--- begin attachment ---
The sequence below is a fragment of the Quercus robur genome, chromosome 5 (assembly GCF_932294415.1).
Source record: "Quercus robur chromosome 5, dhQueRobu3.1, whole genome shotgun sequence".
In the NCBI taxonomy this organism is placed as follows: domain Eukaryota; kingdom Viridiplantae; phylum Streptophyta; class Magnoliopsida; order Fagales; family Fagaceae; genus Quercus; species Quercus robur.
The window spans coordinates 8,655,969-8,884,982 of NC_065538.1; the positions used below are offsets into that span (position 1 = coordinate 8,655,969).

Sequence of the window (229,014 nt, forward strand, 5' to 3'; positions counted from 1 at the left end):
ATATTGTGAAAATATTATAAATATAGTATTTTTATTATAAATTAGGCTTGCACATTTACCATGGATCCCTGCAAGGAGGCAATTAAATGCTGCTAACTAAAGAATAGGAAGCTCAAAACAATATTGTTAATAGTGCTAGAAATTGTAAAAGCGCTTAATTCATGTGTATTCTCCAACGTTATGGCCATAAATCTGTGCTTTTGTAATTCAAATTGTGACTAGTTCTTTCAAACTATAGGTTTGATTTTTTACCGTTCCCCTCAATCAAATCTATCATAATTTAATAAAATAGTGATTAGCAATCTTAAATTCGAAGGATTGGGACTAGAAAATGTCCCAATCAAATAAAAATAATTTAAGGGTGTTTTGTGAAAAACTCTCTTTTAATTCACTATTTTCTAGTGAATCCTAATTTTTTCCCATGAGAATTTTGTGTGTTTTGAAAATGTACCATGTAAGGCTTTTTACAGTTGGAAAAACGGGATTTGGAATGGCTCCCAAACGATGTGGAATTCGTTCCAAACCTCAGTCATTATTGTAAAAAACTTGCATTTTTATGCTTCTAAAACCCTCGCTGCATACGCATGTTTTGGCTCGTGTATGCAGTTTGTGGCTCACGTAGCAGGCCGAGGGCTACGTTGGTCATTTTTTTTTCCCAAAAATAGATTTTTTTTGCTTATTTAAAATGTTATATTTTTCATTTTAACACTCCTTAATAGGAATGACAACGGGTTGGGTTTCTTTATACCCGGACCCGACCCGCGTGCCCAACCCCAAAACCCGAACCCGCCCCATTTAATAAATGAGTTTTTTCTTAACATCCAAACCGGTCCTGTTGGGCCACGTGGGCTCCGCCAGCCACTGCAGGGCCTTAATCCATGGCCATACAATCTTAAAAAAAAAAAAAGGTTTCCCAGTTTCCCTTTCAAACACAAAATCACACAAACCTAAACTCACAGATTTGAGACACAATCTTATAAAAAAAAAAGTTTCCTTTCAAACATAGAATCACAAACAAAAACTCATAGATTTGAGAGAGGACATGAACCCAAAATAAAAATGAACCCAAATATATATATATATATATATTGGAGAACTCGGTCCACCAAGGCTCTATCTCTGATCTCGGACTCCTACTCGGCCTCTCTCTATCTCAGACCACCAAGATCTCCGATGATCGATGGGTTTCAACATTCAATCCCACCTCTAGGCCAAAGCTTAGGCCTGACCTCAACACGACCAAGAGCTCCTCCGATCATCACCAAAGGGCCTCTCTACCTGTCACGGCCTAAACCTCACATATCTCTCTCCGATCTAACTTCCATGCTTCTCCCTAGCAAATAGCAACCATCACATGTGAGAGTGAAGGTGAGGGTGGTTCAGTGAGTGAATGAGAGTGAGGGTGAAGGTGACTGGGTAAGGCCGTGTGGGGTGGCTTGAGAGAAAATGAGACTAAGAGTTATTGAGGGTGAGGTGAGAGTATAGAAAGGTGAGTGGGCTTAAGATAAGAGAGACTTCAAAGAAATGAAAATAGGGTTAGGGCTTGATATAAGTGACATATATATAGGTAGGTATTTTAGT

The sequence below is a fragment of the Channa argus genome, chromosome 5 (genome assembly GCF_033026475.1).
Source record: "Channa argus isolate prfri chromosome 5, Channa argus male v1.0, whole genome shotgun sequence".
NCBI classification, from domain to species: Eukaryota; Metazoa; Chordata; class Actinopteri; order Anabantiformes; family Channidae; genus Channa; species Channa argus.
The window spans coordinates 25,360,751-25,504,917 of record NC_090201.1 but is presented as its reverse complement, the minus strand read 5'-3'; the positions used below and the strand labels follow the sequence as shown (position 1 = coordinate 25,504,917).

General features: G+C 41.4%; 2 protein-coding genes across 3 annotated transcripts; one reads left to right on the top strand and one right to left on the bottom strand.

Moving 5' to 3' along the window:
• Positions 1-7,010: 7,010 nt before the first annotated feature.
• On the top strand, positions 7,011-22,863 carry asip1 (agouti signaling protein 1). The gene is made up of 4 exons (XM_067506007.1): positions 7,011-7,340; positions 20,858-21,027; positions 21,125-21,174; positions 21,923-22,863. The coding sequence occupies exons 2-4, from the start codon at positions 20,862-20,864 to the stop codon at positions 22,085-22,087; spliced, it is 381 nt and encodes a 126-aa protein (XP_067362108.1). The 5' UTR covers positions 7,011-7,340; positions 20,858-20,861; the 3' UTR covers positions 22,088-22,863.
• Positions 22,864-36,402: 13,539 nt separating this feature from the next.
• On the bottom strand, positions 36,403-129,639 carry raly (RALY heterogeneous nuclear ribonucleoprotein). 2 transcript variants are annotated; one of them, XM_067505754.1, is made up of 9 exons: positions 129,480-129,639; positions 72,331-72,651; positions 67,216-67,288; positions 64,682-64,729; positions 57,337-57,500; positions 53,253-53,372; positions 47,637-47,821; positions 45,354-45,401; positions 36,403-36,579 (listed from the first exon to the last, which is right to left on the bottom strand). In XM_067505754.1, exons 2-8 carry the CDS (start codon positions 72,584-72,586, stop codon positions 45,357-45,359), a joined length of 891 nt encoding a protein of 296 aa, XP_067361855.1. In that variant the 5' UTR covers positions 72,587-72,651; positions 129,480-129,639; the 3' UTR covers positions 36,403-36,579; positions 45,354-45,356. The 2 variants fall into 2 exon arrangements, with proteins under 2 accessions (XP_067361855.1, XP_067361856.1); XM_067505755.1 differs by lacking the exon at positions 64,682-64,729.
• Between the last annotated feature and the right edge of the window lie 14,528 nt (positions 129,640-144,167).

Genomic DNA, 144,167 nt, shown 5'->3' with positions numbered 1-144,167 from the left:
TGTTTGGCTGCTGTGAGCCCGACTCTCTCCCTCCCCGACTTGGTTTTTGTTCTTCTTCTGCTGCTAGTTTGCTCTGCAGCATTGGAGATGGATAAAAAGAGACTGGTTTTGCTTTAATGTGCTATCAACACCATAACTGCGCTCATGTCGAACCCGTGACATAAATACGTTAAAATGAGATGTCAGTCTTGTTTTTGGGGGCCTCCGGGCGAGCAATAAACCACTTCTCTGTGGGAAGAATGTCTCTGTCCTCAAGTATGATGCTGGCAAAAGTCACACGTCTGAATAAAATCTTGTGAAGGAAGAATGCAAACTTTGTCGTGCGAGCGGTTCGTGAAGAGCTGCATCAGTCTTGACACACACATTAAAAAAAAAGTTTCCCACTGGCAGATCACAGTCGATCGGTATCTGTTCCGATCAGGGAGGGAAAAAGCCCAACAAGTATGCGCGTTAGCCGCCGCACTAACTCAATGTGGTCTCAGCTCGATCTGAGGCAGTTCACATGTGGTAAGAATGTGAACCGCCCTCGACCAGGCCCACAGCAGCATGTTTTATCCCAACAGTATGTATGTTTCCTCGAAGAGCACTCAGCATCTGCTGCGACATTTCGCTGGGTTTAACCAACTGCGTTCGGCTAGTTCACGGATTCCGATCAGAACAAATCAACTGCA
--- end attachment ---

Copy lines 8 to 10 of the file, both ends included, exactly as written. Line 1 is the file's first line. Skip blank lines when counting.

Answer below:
Source record: "Channa argus isolate prfri chromosome 5, Channa argus male v1.0, whole genome shotgun sequence".
NCBI classification, from domain to species: Eukaryota; Metazoa; Chordata; class Actinopteri; order Anabantiformes; family Channidae; genus Channa; species Channa argus.
The window spans coordinates 25,360,751-25,504,917 of record NC_090201.1 but is presented as its reverse complement, the minus strand read 5'-3'; the positions used below and the strand labels follow the sequence as shown (position 1 = coordinate 25,504,917).